This can further help us understand why we sometimes don’t understand our friends’ texts, because they were assuming that we would, but from their point of view and not ours. To minimize the problems from miscommunication when texting, we must revisit the thought of what effective communication is. Effective communication is to not be biased and self centered, but rather listen and be considerate to others. This can be utilized when communicating via text (Schneider, Gruman, & Coutts, 2012). This way, we might be able to minimize miscommunication. When preparing to text, the sender must think of several factors such as, ‘will the receiver understand what I am trying to say?’, ‘will they understand certain slangs or sayings?’ (this would preferably not be used), and etc. The sender has to make sure that the message they are trying to send to the receiver will be easy to decode (Schneider et al., 2012).

However, we must keep in mind that texting is not an ineffective method of communication; it can be very effective when done correctly. Texting allows us to communicate much effortlessly and quickly compared to the past. Using texting as a communication method is a very helpful tool with the right guidelines in mind. Next time you write a text to your friends, you might want to keep in mind that just because you understand what you are trying to say does not mean that they will, and thus ensure the information is delivered accurately.


Kruger, J., Epley, N., Parker, J., & Ng, Z. (2005). Egocentrism over e-mail: Can we
communicate as well as we think? Journal of Personality and Social Psychology,
89(6), 925-936. doi:10.1037/0022-3514.89.6.925

Schneider, F. W., Gruman, J. A., & Coutts, L. M. (2012). Applied Social Psychology: Understanding and Addressing Social and Practical Problems. Los Angeles: Sage.

Feb 19

Groupthink & Normative Influence: Gucci Edition

Gucci Sweater, 2019

This week in Applied Social Psychology, I became particularly interested in interpersonal processes in organizations. Within interpersonal processes in organizations, Chapter 10 in Applied Social Psychology, Understanding and Addressing Social and Practical Problems, by Schneider, Gruman, & Coutts, discusses group decision making. While learning about the consequences regarding group decision making, I immediately made a connection between a current event and the theories of groupthink and normative influence. Unfortunately, many poor decisions that can genuinely offend and hurt people can be a result of groupthink and normative influence.

Almost everyone with access to social media has heard about the latest controversy revolving around the popular luxury brand, Gucci. For those who do not know, in the beginning of February, Gucci released a sweater that many claim resembles blackface. The origin of blackface goes all the way back to the 1830s, when white theater performers would paint their faces black and portray black people through negative stereotypes (“Blackface”, n.d.). Earlier this month, when a twitter user posted a screenshot of the sweater from Gucci’s website, thousands of people retweeted the post, causing an outrage all over the internet. Understandably so, people all over the world are offended by Gucci’s black face sweater, and even boycotting the company. Since the sweater went viral over the internet, Gucci has issued an apology and removed the sweater from their stores (Held, 2019).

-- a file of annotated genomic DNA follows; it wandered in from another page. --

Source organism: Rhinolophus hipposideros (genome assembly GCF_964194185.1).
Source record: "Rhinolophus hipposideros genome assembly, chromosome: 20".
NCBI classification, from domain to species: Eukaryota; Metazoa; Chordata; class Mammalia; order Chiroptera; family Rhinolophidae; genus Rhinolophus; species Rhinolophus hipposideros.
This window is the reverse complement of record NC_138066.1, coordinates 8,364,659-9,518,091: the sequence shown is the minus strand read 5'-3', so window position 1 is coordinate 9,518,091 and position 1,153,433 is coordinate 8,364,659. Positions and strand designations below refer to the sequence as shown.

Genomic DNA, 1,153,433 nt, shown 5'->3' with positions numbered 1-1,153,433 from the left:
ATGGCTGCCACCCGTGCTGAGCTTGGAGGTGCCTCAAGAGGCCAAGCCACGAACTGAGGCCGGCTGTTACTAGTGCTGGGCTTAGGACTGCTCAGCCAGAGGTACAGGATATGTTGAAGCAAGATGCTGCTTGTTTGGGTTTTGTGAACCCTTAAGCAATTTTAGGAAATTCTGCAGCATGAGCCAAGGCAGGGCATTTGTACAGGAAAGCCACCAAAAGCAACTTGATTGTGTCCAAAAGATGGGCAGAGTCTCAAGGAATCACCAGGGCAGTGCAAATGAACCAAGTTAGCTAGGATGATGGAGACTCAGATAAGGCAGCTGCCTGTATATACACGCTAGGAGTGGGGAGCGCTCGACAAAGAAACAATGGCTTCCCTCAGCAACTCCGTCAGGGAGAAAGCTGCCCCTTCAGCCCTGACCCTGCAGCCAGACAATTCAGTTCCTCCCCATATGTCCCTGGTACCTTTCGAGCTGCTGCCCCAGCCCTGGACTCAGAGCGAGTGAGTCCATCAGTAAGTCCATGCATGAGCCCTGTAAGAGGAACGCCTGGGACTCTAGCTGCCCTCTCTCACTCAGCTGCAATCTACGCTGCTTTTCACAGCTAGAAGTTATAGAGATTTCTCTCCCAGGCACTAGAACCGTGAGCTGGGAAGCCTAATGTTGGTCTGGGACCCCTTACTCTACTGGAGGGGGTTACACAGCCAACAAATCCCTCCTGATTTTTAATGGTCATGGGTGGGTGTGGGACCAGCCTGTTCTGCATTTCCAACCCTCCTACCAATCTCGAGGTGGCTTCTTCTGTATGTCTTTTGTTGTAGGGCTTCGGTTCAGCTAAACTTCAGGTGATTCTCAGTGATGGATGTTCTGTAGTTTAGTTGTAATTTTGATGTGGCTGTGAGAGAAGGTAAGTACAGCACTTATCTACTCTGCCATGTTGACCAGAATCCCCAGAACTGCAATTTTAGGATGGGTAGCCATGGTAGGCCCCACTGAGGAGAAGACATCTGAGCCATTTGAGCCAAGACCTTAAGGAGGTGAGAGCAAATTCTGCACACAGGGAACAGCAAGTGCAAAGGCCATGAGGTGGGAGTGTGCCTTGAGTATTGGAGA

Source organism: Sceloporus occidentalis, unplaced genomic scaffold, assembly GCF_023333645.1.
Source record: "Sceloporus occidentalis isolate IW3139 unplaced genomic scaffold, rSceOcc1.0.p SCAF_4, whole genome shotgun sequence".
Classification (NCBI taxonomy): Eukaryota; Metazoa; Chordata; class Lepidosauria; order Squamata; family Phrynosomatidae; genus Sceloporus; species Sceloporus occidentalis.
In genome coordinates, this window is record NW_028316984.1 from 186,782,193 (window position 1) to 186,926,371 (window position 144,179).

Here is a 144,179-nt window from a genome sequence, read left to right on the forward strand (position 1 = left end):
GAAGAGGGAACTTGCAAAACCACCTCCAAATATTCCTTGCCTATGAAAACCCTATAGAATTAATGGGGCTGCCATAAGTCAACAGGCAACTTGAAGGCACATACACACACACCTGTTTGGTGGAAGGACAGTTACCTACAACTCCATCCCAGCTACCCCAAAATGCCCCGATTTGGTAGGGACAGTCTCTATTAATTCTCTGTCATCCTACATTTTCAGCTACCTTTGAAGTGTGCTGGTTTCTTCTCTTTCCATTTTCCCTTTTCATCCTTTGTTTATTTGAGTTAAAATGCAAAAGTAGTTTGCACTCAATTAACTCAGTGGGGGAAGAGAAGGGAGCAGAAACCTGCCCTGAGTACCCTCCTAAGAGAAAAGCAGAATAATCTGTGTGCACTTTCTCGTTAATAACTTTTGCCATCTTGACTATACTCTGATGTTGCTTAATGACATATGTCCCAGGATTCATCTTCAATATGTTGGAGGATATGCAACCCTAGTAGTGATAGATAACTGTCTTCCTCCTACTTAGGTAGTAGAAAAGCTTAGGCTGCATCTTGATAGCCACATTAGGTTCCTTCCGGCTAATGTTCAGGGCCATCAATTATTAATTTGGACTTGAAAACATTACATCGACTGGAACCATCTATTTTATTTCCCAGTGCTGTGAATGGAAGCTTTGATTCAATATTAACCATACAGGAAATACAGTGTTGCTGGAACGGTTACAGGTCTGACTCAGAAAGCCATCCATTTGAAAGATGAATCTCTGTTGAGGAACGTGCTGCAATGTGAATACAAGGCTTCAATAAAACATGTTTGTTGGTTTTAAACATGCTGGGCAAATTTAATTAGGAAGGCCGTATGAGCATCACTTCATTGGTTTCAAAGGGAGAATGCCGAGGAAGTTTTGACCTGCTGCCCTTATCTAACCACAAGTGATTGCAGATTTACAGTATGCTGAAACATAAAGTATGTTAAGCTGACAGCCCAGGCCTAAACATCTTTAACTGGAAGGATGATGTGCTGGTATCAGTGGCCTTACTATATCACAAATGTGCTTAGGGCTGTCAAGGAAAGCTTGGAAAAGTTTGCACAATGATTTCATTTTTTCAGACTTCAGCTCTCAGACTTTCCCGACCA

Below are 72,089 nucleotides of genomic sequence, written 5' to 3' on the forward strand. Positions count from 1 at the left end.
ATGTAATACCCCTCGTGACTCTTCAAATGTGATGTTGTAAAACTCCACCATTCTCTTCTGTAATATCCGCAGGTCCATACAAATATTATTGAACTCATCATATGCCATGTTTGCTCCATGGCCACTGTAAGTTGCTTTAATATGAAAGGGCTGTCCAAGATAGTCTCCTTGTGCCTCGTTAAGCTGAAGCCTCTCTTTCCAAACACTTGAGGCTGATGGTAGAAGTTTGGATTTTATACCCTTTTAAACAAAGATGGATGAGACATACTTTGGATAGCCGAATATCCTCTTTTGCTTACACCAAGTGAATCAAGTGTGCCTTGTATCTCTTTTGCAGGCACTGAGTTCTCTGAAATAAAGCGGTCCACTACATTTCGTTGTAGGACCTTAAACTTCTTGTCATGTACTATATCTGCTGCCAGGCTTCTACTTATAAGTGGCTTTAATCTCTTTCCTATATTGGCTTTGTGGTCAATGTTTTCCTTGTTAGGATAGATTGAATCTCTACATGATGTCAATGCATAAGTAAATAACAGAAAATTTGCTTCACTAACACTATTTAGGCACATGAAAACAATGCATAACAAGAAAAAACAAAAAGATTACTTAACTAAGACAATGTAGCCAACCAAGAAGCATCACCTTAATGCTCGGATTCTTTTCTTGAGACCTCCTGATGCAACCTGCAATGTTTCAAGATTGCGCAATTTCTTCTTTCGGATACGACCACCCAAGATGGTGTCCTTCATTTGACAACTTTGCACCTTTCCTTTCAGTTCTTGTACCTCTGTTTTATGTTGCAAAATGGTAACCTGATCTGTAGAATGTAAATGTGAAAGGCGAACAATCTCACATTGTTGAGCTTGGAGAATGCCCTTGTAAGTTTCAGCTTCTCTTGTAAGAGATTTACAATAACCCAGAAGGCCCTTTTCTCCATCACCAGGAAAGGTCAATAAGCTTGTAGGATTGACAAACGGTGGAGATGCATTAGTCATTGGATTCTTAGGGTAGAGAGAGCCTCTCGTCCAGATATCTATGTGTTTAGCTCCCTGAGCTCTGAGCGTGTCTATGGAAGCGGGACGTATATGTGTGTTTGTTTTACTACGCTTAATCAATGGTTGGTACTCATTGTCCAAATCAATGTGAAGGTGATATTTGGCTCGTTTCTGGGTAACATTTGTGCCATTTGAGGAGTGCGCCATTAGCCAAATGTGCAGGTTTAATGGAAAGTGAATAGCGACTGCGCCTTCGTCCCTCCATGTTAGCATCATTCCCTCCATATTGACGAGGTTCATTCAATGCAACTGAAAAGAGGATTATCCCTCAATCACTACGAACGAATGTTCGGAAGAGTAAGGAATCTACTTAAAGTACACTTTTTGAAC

Many people are wondering how a company like Gucci, the best-selling Italian brand in the world (“World’s Top Dollar Fashion Brands”, 2016), with hundreds of designers and marketing employees, could actually create and execute a sweater that resembles blackface. How is it possible that various people working for a $12.4 billion company could make such a big mistake? Did all those people really look at the sweater and think it was a good idea? I want it to be clear that I believe a blatant disrespect for black people and black history was a huge factor that contributed to the design being made and sold. But is every single person that was involved with the creation of the sweater racist? I am under the impression that groupthink and normative influence helped contribute to the design being approved, physically made, and put on sale as opposed to being thrown in the trash like it should have been.

Groupthink is defined as a poor decision-making process that can occur when members of a group feel strong pressures to reach high-group adhesiveness (Schneider et al., 2012). According to Schneider et al. (2012), there are various conditions that can yield groupthink, including:

  1. High stress
  2. Directive leadership
  3. Over-confidence brought on by amplified sense of collective efficacy
  4. Lack of outside opinions
  5. Over-valuing group cohesion and solidarity